A Library Greeting
Some of you will recognize this as a quote from Inkheart. It is the same quote that is on the door of Mo's workshop in the farmhouse he and Meggie live in before they have to flee to Elinor's house: "Some books should be tasted; some devoured, but only a few should be chewed & digested thoroughly."
In truth, this is a "redone" version of one of Francis Bacon's sayings, his going like this:
"Some books are to be tasted;
Others to be swallowed;
and some few to be chewed and digested."
I like how Cornelia Funke put it better. This is the first thing anyone entering my private library will see - it is now hung on its door. I am extremely pleased with it. When I first envisioned what it would look like, I thought it pretty grand. But when I finally saw it engraved into my hand-picked brass plaque - and done in the hand-picked font - I realized just how lovely it is, and it is thoroughly in keeping with my library. Oh, it was quite difficult picking a quote to put on the door. There are so many good sayings out there. Another favorite is something Oscar Wilde said:
"If one cannot enjoy reading a book over and over again,
there is no use in reading it at all."
For someone like me who is constantly re-reading books, this cannot be any truer. If a book doesn't leave you wishing to visit it again, then that book is not a good book at all. A truly good book - a book worth reading - will plant that desire to wile away the hours with it again someday, like an old friend. In the end, I chose the quote from Inkheart because when I first read it, it touched me in a deep manner because it is also so very true - but true in a way that I believe a lot of people tend to ignore. Bookworms often have the misconception that all books should be read as quickly and as avidly as the last one, but it isn't true. There are those books that should only be tasted - those are books that we tend to not finish, - others devoured - read at a speedy pace, - but then there are the masterpieces - the ones that you linger over, take in its every word, feel full when you have finished its last word. And there are only a few - a very few - books that are like that.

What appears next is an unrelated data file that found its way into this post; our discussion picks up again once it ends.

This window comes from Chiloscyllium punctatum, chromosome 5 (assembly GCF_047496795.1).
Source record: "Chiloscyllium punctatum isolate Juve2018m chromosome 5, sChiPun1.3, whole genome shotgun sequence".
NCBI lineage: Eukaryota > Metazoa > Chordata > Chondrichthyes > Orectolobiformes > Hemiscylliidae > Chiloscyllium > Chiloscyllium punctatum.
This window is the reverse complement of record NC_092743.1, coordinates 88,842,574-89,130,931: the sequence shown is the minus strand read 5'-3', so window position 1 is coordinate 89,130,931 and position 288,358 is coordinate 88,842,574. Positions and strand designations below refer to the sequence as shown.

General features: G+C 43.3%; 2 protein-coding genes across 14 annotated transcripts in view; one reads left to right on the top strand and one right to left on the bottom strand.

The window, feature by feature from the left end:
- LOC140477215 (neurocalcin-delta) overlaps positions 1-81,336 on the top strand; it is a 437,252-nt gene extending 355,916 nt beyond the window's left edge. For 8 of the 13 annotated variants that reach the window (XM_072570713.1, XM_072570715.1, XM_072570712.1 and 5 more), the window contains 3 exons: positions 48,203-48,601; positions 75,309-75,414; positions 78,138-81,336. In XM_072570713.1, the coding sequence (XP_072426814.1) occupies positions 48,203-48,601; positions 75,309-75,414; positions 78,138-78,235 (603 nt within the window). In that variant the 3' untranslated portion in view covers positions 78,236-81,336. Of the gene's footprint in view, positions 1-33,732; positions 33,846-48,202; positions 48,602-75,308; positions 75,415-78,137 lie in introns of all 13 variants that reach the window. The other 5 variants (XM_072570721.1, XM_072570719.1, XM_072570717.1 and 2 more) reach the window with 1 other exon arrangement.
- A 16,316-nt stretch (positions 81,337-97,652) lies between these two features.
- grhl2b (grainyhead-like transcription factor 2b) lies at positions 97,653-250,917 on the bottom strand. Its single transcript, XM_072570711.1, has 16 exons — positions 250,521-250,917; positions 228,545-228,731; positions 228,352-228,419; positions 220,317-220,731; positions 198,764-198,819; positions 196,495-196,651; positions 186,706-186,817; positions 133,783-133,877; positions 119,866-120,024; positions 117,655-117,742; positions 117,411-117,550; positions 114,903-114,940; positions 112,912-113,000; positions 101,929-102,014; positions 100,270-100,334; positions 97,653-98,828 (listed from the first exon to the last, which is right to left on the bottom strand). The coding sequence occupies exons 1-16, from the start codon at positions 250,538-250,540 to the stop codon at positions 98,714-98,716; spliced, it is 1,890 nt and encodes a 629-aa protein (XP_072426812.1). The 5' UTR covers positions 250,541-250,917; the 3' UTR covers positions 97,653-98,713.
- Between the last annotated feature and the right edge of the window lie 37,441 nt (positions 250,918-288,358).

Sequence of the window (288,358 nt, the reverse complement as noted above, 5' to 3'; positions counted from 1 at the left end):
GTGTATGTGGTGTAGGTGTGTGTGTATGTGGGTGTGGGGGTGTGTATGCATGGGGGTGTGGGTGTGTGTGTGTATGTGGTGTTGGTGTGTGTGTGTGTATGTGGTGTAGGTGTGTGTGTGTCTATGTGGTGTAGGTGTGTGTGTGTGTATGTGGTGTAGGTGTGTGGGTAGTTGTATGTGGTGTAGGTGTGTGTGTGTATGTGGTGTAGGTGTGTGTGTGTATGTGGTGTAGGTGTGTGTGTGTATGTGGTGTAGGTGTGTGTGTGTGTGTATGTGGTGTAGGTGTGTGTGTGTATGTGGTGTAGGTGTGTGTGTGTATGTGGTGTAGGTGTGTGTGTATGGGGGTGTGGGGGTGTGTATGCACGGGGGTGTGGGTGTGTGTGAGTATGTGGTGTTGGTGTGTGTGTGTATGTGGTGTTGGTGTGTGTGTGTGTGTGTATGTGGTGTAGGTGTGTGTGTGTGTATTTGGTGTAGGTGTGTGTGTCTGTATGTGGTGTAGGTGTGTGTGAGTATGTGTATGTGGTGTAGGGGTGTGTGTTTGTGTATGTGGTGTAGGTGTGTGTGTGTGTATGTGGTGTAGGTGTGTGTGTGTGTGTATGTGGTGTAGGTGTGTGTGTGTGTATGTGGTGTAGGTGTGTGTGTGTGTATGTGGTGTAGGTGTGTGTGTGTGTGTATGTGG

So, while Oscar Wilde's saying is definitely true, Inkheart's (or Frances Bacon; since I used the one in Inkheart, I will give the credit there), speaks even truer and I think is more important. If you devour every book, just taste all of them, or digest all, then you either don't care as much about reading - about books - as you think, or you are "eating" a lot of bad literature among the good and the very few, rare best.
I hope to be able to post pictures of the actual library sometime in the future. I am hoping that my dad will have time this summer to build the rest of the shelves, but until that happens, I am afraid the inner confines of my sanctum must remain veiled in mystery.